US sends first deportation flight to Cuba since 2020

By Ted Hesson and Kanishka Singh

WASHINGTON (Reuters) -The United States on Monday sent its first deportation flight to Cuba since 2020, months after Cuba agreed for the first time since the COVID-19 pandemic to accept flights carrying Cubans caught at the U.S.-Mexico border.

“On April 24, U.S. Immigration and Customs Enforcement (ICE) resumed normal removals processing for Cuban nationals who have received final orders of removal,” a Department of Homeland Security (DHS) spokesperson said in an emailed statement.

The Cuban government confirmed the flight’s arrival, saying on Twitter it included 40 Cubans intercepted in boats and 83 detained at the U.S.-Mexico border.

Reuters first reported late last year that Cuba agreed to give U.S. authorities a new but limited tool to deter record numbers of Cuban border crossers.

After U.S. President Joe Biden adopted more restrictive border security measures in January, the number of Cubans and other migrants caught at the border plummeted.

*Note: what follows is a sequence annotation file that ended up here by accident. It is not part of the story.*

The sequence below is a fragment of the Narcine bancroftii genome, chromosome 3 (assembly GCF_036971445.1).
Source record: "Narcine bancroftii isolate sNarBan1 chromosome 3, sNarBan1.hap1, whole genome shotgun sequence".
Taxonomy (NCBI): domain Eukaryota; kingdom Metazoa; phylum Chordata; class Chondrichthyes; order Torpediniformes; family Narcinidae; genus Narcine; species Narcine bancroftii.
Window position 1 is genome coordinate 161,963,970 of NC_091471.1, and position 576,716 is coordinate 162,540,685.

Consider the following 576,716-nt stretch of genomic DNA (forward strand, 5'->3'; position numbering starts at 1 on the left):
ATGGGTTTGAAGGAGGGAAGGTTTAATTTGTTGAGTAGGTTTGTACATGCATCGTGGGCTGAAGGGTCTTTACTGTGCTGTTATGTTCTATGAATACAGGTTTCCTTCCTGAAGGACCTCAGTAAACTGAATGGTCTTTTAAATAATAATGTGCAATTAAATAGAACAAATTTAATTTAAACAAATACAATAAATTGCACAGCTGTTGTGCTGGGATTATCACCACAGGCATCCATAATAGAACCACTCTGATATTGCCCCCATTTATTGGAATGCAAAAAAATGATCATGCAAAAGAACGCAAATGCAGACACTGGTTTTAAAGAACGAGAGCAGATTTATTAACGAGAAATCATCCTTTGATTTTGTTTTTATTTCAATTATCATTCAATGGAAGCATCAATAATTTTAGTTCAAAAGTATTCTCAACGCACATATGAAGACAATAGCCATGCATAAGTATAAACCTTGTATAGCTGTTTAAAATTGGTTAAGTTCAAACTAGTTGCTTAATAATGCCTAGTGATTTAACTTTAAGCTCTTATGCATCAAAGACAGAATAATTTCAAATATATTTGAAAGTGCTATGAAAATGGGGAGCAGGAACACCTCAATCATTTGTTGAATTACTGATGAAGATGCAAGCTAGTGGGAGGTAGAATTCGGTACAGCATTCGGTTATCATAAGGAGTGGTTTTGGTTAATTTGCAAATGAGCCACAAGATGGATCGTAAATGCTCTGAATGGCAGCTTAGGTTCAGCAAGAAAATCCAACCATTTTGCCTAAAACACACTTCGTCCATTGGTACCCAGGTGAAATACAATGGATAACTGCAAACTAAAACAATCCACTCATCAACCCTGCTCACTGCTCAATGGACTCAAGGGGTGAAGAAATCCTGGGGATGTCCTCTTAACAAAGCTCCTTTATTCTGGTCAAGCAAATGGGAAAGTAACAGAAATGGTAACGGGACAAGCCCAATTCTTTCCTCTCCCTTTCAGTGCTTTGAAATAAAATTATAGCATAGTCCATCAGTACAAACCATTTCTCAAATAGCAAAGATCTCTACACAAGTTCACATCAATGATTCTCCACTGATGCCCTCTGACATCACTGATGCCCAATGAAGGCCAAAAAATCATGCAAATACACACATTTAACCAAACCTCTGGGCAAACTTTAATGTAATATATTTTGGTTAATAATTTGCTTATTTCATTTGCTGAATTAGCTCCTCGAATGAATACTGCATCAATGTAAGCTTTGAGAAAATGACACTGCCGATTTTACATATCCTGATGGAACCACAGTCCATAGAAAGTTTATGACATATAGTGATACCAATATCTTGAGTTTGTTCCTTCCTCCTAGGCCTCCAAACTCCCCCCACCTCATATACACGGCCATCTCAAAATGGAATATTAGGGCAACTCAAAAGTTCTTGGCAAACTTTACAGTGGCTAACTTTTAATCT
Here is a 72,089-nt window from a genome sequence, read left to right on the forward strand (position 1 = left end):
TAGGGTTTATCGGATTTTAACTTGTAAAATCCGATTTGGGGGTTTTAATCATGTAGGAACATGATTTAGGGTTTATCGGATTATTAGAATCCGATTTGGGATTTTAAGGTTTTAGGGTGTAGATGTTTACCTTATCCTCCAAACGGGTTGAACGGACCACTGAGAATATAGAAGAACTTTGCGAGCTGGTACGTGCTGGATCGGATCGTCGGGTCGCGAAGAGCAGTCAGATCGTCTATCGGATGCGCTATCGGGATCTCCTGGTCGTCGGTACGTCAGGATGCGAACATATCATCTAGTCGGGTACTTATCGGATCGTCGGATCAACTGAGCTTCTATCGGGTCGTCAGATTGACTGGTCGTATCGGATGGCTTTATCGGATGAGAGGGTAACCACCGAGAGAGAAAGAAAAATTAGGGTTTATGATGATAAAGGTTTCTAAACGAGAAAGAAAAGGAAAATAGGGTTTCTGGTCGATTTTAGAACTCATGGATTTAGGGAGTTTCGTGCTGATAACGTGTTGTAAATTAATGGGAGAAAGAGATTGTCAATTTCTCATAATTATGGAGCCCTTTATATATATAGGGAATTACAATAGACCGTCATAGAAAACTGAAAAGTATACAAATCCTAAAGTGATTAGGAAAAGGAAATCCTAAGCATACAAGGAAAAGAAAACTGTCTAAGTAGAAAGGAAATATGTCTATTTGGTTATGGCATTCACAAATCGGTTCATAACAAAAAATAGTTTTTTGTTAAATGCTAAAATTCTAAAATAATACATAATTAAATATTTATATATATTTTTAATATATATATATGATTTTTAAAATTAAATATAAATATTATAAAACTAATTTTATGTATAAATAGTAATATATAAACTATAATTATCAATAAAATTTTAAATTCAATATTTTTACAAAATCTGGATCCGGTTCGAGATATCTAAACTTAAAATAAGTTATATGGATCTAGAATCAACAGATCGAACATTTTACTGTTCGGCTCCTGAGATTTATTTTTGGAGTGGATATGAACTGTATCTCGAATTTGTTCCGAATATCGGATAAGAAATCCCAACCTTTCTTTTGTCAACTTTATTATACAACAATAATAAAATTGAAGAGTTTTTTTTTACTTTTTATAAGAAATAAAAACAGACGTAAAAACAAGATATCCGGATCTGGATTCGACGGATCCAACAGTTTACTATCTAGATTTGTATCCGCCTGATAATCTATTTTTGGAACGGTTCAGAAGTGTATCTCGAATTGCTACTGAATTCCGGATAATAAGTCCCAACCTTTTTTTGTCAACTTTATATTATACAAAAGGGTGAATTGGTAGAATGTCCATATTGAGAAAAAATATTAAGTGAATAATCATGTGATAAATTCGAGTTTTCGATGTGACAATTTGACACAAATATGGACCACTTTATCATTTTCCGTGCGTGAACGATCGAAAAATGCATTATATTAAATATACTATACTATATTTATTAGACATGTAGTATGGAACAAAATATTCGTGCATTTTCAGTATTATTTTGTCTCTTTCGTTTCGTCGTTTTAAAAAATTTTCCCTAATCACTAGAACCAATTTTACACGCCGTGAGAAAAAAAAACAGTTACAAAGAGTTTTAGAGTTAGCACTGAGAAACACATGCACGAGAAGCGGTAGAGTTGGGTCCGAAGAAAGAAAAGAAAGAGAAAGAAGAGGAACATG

However the Biden administration is preparing for a possible rise in illegal crossings with COVID restrictions at the U.S.-Mexico border set to lift on May 11. The administration will say more about its preparations this week, DHS Secretary Alejandro Mayorkas told reporters on Thursday.

U.S. and Cuban officials discussed migration issues earlier this month as the Biden administration braced for the end of COVID-era border restrictions that have blocked Cubans in recent months from crossing into the United States from Mexico.

The U.S. embassy in Havana resumed full immigrant visa processing and consular services in January for the first time since 2017 in a bid to stem record numbers of Cubans trying to enter the United States from Mexico.

“The United States continues to encourage Cubans to use lawful processes,” the DHS spokesperson said on Monday.

The Biden administration in January began expelling Cubans, Haitians, and Nicaraguans crossing the U.S.-Mexico border back to Mexico under restrictions known as Title 42, while also opening new legal pathways for those groups.

(Reporting by Ted Hesson; Additional reporting by Matt Spetalnick; Writing by Kanishka Singh; Editing by Sonali Paul)